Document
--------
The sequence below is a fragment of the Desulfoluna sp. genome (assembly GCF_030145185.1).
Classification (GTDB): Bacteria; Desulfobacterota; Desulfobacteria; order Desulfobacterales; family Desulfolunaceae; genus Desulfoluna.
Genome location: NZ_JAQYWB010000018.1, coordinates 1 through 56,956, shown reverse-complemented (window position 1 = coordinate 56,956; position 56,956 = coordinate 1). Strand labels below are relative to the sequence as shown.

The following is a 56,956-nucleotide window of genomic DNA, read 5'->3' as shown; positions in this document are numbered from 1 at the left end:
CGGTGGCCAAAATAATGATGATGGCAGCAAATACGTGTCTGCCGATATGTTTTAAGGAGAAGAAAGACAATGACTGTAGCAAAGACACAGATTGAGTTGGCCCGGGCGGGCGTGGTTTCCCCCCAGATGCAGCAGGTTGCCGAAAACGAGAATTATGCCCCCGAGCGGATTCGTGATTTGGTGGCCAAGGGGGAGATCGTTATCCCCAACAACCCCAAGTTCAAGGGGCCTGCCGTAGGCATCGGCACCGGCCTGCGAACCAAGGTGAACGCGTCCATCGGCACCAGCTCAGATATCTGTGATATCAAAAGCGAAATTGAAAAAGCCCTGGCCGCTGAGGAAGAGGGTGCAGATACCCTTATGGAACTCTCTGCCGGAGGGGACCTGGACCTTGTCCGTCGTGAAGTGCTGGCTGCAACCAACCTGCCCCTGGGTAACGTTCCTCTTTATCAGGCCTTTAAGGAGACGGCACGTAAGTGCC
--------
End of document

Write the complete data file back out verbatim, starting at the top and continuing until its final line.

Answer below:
The sequence below is a fragment of the Desulfoluna sp. genome (assembly GCF_030145185.1).
Classification (GTDB): Bacteria; Desulfobacterota; Desulfobacteria; order Desulfobacterales; family Desulfolunaceae; genus Desulfoluna.
Genome location: NZ_JAQYWB010000018.1, coordinates 1 through 56,956, shown reverse-complemented (window position 1 = coordinate 56,956; position 56,956 = coordinate 1). Strand labels below are relative to the sequence as shown.

The following is a 56,956-nucleotide window of genomic DNA, read 5'->3' as shown; positions in this document are numbered from 1 at the left end:
CGGTGGCCAAAATAATGATGATGGCAGCAAATACGTGTCTGCCGATATGTTTTAAGGAGAAGAAAGACAATGACTGTAGCAAAGACACAGATTGAGTTGGCCCGGGCGGGCGTGGTTTCCCCCCAGATGCAGCAGGTTGCCGAAAACGAGAATTATGCCCCCGAGCGGATTCGTGATTTGGTGGCCAAGGGGGAGATCGTTATCCCCAACAACCCCAAGTTCAAGGGGCCTGCCGTAGGCATCGGCACCGGCCTGCGAACCAAGGTGAACGCGTCCATCGGCACCAGCTCAGATATCTGTGATATCAAAAGCGAAATTGAAAAAGCCCTGGCCGCTGAGGAAGAGGGTGCAGATACCCTTATGGAACTCTCTGCCGGAGGGGACCTGGACCTTGTCCGTCGTGAAGTGCTGGCTGCAACCAACCTGCCCCTGGGTAACGTTCCTCTTTATCAGGCCTTTAAGGAGACGGCACGTAAGTGCC